The Trees' Perpetual Penance
There was a time, said the old Danish bards, when all trees stayed
forever green, keeping their leaves even in the hardest winter. In
those days every living thing, whether plant or animal, had a soul and
an indivdual character, and none was exempt from the moral code.
Even trees were expected to show kindness to their fellow creatures,
and might be punished for a cruel deed.
The stage for just such a punishment was set, late one September,
when flocks of garrulous redwings gathered in their thousands for
their migratory flight from the advancing winter. As the sun set, they
began the arduous journey that would take them over the waters of
the Mediterranean and the sands of the Sahara to the warm lands of
Africa. But one was left behind, unable to fly because its wing was
The injured bird hopped and fluttered from tree to tree, seeking
from the coming cold. A birch tree swayed in a dance with the wind
and took no heed of the bird's request. Neither did the willow, nursing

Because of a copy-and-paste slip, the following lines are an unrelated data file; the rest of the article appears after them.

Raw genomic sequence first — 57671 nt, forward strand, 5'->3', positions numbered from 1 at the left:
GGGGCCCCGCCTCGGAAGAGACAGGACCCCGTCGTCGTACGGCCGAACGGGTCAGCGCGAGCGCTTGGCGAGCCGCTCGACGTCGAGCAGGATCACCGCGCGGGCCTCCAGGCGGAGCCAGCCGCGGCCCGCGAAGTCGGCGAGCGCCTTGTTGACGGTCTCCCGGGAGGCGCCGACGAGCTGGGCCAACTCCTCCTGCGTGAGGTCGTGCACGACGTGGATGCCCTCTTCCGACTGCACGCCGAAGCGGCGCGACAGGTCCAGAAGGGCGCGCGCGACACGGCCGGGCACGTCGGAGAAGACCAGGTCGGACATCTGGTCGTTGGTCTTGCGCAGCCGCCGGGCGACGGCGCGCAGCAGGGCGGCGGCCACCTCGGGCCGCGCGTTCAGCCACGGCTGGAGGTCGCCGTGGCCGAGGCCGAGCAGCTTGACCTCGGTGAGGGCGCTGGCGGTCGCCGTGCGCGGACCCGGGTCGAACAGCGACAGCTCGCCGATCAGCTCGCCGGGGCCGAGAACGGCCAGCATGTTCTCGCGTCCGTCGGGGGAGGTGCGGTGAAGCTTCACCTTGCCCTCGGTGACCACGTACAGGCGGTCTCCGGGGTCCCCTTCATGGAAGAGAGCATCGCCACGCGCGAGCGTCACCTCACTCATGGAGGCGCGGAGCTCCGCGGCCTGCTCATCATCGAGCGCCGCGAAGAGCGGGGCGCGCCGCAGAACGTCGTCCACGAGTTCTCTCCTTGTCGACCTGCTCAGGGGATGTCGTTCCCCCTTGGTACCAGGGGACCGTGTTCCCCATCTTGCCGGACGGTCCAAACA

some deep and secret sorrow as it drooped mournfully over a stream.
And the proud oak, soaring skyward, did not seign to notice the
redwing at its feet.
At last the weary bird came to a spruce, tallest of the forest
which received him charitably and drew its thick-growing needles
tight round him. A pine nearby spread its branches wide to shelter
the creature more closely, and a dark juniper offered an abundance
of berries to feed the bird until better days.
The birch, the willow and the oak paid for their inhospitality.
the wind howled after the first frosts, it stripped them naked and
shook them from their dreams.
Forever after, they would be vulnerable to winter's blasts and face
the snows as shivering skeletons, while the kinder spruce, pine
and juniper remained forever green.